I recently had a “web only” photo opportunity, since we published early in advance of the Veteran’s Day weekend. I decided that since I didn’t need print quality from my images, it would be a chance to take the camera in my iPhone 7 Plus, which my newspaper provides, to it’s limits to find out how well it’s camera performs in low light.
The event I chose was a nighttime, outdoor pep rally in downtown Ada, which was illuminated by street lights and traffic signals. The internet seemed confident that the iPhone would do the job, and recommended an app called NightCamera, which I downloaded and used.
The verdict? I wasn’t as impressed as the internet was, and although I was able to make some passable images that did the job, the overall image quality was disappointing. The f/1.8 lens combined with a maximum ISO 1600 to produce shutter speed in the 1/30th to 1/8th range. The images are surprisingly noisy, far moreso than a digital SLR set at much higher ISOs. The shadow detail dropped off harshly, leaving faces too dark even with in-camera brightening.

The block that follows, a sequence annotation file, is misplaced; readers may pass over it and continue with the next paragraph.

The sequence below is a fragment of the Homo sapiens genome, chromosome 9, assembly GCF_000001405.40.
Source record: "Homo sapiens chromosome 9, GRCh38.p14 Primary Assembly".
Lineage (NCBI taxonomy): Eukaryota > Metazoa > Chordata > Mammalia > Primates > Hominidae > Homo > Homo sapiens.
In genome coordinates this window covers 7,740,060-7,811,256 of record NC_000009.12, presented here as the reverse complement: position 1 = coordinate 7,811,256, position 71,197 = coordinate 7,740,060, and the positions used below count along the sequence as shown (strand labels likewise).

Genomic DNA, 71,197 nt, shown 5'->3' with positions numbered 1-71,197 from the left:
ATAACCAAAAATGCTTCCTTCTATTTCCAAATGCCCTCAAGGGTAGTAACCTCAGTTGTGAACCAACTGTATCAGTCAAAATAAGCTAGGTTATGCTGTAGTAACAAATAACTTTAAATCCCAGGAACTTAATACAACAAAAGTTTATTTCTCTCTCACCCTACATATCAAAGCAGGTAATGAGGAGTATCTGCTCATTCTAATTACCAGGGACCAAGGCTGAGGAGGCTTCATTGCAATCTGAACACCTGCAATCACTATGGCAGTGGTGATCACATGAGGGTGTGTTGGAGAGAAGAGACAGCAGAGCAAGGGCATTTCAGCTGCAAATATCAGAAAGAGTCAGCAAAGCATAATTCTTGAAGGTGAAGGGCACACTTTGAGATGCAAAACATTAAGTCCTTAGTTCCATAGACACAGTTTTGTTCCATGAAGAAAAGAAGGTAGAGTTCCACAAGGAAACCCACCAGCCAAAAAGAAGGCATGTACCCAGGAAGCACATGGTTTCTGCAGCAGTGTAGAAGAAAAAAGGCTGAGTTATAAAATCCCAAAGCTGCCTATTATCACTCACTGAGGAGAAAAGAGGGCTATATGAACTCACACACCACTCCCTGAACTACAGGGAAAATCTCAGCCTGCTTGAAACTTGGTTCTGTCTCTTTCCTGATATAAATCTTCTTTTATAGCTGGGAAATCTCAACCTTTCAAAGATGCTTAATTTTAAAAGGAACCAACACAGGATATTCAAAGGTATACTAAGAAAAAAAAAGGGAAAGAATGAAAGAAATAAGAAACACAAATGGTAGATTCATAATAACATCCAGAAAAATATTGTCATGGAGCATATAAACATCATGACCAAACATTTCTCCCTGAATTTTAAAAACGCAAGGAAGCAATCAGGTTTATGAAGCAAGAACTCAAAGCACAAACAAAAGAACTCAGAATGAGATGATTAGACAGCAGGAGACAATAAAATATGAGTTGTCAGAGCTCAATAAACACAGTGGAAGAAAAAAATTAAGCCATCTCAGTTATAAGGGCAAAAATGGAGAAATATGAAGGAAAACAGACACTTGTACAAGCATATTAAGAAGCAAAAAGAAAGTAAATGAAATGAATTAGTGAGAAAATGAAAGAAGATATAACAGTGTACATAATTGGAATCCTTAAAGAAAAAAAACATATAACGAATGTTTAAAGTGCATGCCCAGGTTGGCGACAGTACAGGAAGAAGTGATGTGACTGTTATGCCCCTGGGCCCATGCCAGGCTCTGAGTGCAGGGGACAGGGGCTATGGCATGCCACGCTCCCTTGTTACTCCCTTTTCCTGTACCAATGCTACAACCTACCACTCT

The main reason I’m telling you this is to set the web straight: despite all the fawning over the iPhone 7 and similar camera phones, DSLRs and large-aperture lenses remain well in the lead for low-light and almost-no-light situations.